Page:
The company is rated by S&P, one of the major credit rating agencies, as a “BB” credit. That implies a 10% chance that it will default in the next 5 years. That is outrageous for a company whose net cash and market capitalization is ten times its debt load.
When we look at the company’s Credit Cash Flow Prime (“CCFP”), we see the absurdity of this rating.
In the chart below, the stacked bars represent the firm’s obligations each year for the next seven years. These obligations are then compared to the firm’s cash flow (blue line) as well as the cash on hand available at the beginning of each period (blue dots) and available cash and undrawn revolver (blue triangles).
Even when incorporating conservative cyclicality into earnings estimates for the future, CCFP shows that creditors should have no concerns about default risk. Take a look:
Hence, we view the company as an “IG3+” name, signaling safe credit to investors.
Dislocations in credit ratings are often followed by dislocations in credit yields. We are always looking for bonds with attractive risk-reward payoffs.
The Valens Conviction Credit List offers deep credit security analysis that identifies the best bonds in the corporate credit universe. Investors looking for a safe place to store their money for the next five or fewer years should look no further than the Conviction Credit List. Learn about how to get access here.
SUMMARY and MKS Instruments, Inc. Tearsheet
As the Uniform Accounting tearsheet for MKS Instruments, Inc. (MKSI:USA) highlights, the Uniform P/E trades at 14.6x, which is below the corporate average of 24.3x, but around its historical P/E of 13.8x.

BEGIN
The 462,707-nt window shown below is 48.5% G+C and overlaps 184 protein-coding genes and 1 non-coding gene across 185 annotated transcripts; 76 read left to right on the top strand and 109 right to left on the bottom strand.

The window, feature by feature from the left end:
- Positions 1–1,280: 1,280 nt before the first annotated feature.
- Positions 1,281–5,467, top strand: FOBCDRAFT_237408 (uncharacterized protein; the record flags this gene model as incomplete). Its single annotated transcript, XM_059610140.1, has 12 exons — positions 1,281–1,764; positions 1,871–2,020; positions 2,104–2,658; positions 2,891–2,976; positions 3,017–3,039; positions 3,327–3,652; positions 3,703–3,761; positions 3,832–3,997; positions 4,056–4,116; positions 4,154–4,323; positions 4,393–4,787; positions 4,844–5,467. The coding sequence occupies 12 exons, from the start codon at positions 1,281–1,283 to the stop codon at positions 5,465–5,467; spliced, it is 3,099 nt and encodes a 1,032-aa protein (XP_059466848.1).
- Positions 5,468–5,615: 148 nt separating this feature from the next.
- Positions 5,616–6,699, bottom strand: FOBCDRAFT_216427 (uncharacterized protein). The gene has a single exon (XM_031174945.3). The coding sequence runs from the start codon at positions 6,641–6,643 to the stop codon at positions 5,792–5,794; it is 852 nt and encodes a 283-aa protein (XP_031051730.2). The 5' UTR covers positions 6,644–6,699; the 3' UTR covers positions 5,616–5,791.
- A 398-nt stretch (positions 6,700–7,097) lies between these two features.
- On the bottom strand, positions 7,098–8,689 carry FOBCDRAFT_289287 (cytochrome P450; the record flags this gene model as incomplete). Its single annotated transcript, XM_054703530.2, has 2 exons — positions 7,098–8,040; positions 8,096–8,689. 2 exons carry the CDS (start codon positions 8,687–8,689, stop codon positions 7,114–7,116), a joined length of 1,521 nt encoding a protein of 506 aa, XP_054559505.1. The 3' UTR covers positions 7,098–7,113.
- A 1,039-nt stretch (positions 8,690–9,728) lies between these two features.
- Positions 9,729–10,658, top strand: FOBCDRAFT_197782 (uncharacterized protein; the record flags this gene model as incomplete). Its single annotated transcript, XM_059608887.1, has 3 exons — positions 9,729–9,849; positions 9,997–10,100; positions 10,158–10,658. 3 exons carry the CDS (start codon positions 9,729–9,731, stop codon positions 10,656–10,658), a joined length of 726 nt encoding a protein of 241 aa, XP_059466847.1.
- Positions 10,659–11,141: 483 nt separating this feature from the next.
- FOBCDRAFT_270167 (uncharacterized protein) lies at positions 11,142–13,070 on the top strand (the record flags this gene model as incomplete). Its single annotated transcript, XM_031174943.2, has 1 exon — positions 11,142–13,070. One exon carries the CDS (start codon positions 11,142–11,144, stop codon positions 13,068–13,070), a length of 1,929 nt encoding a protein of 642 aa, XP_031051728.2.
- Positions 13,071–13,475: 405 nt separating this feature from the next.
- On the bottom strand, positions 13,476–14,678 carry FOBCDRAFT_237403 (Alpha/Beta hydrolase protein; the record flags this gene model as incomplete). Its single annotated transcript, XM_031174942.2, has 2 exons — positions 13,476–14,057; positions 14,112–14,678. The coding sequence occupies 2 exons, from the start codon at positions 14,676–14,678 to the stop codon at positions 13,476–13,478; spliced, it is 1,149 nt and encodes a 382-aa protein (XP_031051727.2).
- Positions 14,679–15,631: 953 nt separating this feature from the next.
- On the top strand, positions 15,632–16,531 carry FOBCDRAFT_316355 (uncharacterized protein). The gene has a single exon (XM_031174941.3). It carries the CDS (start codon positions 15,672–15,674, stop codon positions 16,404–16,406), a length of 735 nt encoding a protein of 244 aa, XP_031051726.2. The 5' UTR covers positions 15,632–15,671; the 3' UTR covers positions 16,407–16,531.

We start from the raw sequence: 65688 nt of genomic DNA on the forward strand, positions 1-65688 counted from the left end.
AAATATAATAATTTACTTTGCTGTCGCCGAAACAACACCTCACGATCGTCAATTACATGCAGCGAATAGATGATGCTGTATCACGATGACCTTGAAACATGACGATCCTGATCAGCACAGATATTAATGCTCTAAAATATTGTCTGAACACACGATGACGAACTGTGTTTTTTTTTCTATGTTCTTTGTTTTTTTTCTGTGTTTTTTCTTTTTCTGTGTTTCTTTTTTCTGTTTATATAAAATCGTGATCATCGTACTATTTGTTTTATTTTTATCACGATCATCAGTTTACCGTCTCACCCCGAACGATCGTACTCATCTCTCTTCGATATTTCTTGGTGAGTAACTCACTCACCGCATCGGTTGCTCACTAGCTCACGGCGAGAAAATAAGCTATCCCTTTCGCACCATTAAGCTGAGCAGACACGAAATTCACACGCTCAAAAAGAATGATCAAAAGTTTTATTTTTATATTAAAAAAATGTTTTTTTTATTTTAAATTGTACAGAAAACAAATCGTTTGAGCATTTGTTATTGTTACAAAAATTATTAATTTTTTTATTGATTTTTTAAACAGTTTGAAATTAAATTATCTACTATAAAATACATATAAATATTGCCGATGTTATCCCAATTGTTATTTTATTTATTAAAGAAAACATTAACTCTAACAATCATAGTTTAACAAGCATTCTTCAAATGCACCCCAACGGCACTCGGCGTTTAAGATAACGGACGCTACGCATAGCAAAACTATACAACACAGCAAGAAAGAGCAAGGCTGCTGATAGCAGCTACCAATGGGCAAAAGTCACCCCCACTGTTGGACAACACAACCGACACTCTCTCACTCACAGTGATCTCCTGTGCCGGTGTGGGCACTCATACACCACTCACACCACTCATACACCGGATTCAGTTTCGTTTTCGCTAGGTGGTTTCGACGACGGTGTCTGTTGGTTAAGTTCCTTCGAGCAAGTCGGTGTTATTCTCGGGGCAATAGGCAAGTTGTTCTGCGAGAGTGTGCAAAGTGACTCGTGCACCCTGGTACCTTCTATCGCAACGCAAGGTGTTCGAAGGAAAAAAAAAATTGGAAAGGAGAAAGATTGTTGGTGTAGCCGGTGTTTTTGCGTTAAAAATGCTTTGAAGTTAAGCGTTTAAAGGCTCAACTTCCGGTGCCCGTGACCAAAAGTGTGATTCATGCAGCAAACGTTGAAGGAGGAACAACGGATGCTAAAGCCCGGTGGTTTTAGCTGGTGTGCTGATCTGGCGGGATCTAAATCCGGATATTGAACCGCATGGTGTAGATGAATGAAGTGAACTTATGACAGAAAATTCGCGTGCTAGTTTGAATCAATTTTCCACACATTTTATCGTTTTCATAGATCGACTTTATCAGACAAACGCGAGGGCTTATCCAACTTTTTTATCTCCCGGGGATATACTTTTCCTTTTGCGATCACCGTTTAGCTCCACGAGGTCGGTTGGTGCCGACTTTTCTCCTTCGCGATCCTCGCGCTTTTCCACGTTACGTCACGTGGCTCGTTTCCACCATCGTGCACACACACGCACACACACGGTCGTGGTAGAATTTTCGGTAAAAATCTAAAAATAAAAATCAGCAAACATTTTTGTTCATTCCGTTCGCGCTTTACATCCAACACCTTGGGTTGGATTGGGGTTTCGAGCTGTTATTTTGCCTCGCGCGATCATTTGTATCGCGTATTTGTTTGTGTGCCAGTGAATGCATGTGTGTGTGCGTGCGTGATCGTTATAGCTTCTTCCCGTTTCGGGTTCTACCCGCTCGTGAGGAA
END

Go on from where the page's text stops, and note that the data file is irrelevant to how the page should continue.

Low P/Es require low EPS growth to sustain them. In the case of MKS, the company has recently shown a 41% Uniform EPS growth.
Wall Street analysts provide stock and valuation recommendations that in general provide very poor guidance or insight. However, Wall Street analysts’ near-term earnings forecasts tend to have relevant information.
We take Wall Street forecasts for GAAP earnings and convert them to Uniform earnings forecasts. When we do this, MKS’ Wall Street analyst-driven forecast is for 39% and 13% EPS growth in 2021 and 2022, respectively.
Based on the current stock market valuations, we can use earnings growth valuation metrics to back into the required growth rate to justify MKS’ $163 stock price. These are often referred to as market embedded expectations.
The company is currently being valued as if Uniform earnings were to shrink by 1% over the next three years. What Wall Street analysts expect for MKS’ earnings growth is above what the current stock market valuation requires in 2021 and 2022.
Furthermore, the company’s earning power in 2020 is 3x the long-run corporate average. Moreover, cash flows and cash on hand are 5x its total obligations—including debt maturities, capex maintenance, and dividends. Additionally, intrinsic credit risk is 60bps above the risk-free rate. All in all, this signals a low dividend and credit risk.
Lastly, MKS’ Uniform earnings growth is below peer averages, while the company is trading above its average peer valuations.
Joel Litman & Rob Spivey
Chief Investment Strategist &
Director of Research
at Valens Research